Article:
Solar Panel Analysis

Electrical System, Featured, Solar / Monday, January 10th, 2022

One of the biggest problems we encountered going into this new season was that our solar panels were producing a lot less power than we expected them to. Timothy Jou (10) states, “Upon analyzing our solar panel output, we realized that they were not performing to our expectations.”

To figure out why this was happening, we decided to build an electroluminescence camera (EL camera). This camera was constructed by connecting a Raspberry Pi camera with its infrared filter replaced with a visible light filter to a raspberry pi, monitor, and keyboard. When an electrical current is put through the solar panels, they emit infrared light. Using the EL camera, we can see the infrared light that is emitted. Additionally, we used a thermal camera to also see the heat being released from our solar panels. With this testing, we were able to identify many faulty solder joints and cells in the solar panels. 

Photo taken on the thermal camera. The brighter red spots indicate heat.

Photo taken on the EL camera. Darker spots are places that are producing less power.

We decided that instead of fixing our existing solar panels, we would create new ones. To aid this process, we created a soldering syringe by using a syringe, 3d printed part, linear actuator, and Arduino Uno. This tool allows us to pour controlled amounts of solder paste with the push of a button. We also held a meeting with the solar panel manufacturing company, SunPower, to get advice and learn how to solder solar panels properly and efficiently. We incorporated the many tips we learned such as how much solder paste to use and how long to heat it into our solar cell soldering practice. We spent lots of time soldering to improve our skills, so we decided to work on other important tasks. Opal Heltzel (11) says, “Currently, we are working on designs of the panels on AutoCAD and different jigs we could make to solder together the cells. It is a tedious process, but it will be worth it in the end.”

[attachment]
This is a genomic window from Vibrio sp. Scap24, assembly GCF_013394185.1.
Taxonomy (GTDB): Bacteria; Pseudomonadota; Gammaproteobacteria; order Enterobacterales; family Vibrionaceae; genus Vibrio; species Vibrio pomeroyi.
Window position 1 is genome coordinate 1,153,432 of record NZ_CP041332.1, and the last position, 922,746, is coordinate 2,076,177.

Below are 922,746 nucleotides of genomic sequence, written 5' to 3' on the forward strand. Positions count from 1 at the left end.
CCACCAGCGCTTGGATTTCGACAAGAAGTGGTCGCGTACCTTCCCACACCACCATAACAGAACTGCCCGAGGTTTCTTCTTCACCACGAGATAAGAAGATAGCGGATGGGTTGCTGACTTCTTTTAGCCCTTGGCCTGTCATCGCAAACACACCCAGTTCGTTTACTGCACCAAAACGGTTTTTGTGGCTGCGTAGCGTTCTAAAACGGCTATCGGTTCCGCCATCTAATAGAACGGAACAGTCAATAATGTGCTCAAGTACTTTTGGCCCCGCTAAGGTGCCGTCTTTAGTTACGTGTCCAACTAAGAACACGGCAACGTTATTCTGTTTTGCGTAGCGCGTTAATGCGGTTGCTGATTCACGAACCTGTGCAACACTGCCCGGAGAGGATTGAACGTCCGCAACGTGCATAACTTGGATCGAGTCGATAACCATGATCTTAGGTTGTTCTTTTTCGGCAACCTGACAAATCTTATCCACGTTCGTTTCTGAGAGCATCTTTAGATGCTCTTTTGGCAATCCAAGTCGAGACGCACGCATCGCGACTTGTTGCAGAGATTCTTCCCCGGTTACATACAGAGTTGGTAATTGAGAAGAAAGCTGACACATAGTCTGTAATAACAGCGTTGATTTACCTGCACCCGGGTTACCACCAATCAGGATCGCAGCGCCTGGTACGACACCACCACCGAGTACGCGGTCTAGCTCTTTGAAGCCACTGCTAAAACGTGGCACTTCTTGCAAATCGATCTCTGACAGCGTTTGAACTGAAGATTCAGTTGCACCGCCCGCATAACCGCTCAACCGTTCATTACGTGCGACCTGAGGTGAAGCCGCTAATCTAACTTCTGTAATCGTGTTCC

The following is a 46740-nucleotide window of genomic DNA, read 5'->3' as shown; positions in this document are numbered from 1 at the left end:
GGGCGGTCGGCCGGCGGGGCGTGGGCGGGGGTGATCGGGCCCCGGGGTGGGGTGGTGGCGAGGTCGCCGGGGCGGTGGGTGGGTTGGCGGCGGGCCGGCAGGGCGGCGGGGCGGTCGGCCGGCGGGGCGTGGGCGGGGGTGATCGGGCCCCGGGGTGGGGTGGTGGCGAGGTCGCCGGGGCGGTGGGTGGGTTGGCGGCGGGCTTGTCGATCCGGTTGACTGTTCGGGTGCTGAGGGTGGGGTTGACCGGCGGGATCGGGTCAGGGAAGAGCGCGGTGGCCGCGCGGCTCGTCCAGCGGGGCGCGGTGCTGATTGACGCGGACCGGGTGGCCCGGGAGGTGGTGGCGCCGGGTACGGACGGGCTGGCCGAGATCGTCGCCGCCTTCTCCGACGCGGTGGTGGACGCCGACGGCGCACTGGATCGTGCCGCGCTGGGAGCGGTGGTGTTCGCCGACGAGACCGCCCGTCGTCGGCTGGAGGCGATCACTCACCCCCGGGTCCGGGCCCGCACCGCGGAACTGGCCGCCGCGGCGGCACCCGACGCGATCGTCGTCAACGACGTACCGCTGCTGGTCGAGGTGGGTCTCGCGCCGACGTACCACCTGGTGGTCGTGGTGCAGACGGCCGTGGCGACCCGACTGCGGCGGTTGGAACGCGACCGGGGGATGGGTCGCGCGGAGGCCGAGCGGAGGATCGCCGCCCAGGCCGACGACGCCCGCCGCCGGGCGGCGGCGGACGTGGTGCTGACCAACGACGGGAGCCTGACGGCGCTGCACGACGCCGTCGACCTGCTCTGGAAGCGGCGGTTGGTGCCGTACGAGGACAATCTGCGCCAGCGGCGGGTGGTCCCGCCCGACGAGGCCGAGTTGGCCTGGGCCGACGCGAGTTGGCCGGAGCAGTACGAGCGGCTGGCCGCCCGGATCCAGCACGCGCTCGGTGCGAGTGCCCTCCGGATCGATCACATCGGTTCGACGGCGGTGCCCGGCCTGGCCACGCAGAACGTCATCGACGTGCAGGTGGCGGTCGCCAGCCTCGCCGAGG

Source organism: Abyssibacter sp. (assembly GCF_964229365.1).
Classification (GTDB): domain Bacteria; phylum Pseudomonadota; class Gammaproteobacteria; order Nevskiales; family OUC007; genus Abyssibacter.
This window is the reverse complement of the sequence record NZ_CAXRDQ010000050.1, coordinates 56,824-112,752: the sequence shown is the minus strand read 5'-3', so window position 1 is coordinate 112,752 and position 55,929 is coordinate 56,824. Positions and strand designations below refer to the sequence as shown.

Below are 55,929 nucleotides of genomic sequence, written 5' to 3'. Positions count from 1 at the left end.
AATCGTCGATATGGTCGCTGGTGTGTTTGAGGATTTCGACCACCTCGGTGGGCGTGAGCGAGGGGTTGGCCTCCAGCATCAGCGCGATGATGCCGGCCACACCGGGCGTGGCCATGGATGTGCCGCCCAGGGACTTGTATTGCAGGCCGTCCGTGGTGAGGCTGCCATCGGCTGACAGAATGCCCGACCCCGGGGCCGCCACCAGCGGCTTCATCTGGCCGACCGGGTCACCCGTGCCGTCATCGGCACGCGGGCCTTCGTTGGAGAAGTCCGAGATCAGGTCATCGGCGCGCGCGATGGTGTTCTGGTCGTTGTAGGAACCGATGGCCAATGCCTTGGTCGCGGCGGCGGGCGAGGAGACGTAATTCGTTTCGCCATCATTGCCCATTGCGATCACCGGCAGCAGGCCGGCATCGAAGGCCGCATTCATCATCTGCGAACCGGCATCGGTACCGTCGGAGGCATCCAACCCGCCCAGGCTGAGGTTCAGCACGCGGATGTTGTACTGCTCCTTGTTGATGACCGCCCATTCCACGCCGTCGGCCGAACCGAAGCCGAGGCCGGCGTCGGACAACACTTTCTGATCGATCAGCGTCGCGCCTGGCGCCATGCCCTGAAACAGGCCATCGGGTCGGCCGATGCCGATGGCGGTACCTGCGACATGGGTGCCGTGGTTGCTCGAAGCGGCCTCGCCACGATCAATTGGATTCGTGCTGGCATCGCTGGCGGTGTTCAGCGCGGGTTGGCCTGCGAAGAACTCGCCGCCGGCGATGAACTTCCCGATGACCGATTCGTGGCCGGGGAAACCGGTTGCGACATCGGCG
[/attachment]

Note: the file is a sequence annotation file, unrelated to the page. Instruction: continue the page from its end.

We need to keep working on finalizing our AutoCAD designs and build a jig before we can start constructing the solar panels for real. It will be an exciting challenge!

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